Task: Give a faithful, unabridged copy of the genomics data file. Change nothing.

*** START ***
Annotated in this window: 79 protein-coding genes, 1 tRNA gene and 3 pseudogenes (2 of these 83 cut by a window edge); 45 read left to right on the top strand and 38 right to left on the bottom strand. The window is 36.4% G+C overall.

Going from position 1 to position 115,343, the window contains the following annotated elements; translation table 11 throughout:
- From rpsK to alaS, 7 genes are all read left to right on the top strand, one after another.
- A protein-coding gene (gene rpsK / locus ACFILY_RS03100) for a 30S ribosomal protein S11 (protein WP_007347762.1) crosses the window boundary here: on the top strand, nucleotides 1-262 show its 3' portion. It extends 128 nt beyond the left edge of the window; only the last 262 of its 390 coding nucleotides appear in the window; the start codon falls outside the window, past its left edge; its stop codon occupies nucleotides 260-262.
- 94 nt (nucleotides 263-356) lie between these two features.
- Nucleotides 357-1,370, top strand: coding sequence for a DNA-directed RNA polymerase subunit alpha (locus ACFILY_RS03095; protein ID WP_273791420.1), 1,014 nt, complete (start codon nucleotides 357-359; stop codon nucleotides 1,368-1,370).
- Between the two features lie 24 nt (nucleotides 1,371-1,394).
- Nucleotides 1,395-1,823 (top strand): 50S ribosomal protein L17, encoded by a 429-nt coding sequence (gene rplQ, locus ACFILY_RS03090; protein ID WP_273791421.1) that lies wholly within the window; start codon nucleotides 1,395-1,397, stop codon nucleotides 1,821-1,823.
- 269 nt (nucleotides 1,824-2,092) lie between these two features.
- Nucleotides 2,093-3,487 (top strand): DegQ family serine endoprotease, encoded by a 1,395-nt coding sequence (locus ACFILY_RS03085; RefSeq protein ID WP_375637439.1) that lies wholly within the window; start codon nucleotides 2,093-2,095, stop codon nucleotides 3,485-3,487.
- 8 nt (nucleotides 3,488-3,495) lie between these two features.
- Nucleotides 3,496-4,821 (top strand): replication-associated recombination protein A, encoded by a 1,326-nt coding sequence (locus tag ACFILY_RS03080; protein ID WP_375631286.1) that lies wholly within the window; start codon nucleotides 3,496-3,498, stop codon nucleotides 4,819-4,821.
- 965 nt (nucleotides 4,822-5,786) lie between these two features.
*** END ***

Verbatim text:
Annotated in this window: 79 protein-coding genes, 1 tRNA gene and 3 pseudogenes (2 of these 83 cut by a window edge); 45 read left to right on the top strand and 38 right to left on the bottom strand. The window is 36.4% G+C overall.

Going from position 1 to position 115,343, the window contains the following annotated elements; translation table 11 throughout:
- From rpsK to alaS, 7 genes are all read left to right on the top strand, one after another.
- A protein-coding gene (gene rpsK / locus ACFILY_RS03100) for a 30S ribosomal protein S11 (protein WP_007347762.1) crosses the window boundary here: on the top strand, nucleotides 1-262 show its 3' portion. It extends 128 nt beyond the left edge of the window; only the last 262 of its 390 coding nucleotides appear in the window; the start codon falls outside the window, past its left edge; its stop codon occupies nucleotides 260-262.
- 94 nt (nucleotides 263-356) lie between these two features.
- Nucleotides 357-1,370, top strand: coding sequence for a DNA-directed RNA polymerase subunit alpha (locus ACFILY_RS03095; protein ID WP_273791420.1), 1,014 nt, complete (start codon nucleotides 357-359; stop codon nucleotides 1,368-1,370).
- Between the two features lie 24 nt (nucleotides 1,371-1,394).
- Nucleotides 1,395-1,823 (top strand): 50S ribosomal protein L17, encoded by a 429-nt coding sequence (gene rplQ, locus ACFILY_RS03090; protein ID WP_273791421.1) that lies wholly within the window; start codon nucleotides 1,395-1,397, stop codon nucleotides 1,821-1,823.
- 269 nt (nucleotides 1,824-2,092) lie between these two features.
- Nucleotides 2,093-3,487 (top strand): DegQ family serine endoprotease, encoded by a 1,395-nt coding sequence (locus ACFILY_RS03085; RefSeq protein ID WP_375637439.1) that lies wholly within the window; start codon nucleotides 2,093-2,095, stop codon nucleotides 3,485-3,487.
- 8 nt (nucleotides 3,488-3,495) lie between these two features.
- Nucleotides 3,496-4,821 (top strand): replication-associated recombination protein A, encoded by a 1,326-nt coding sequence (locus tag ACFILY_RS03080; protein ID WP_375631286.1) that lies wholly within the window; start codon nucleotides 3,496-3,498, stop codon nucleotides 4,819-4,821.
- 965 nt (nucleotides 4,822-5,786) lie between these two features.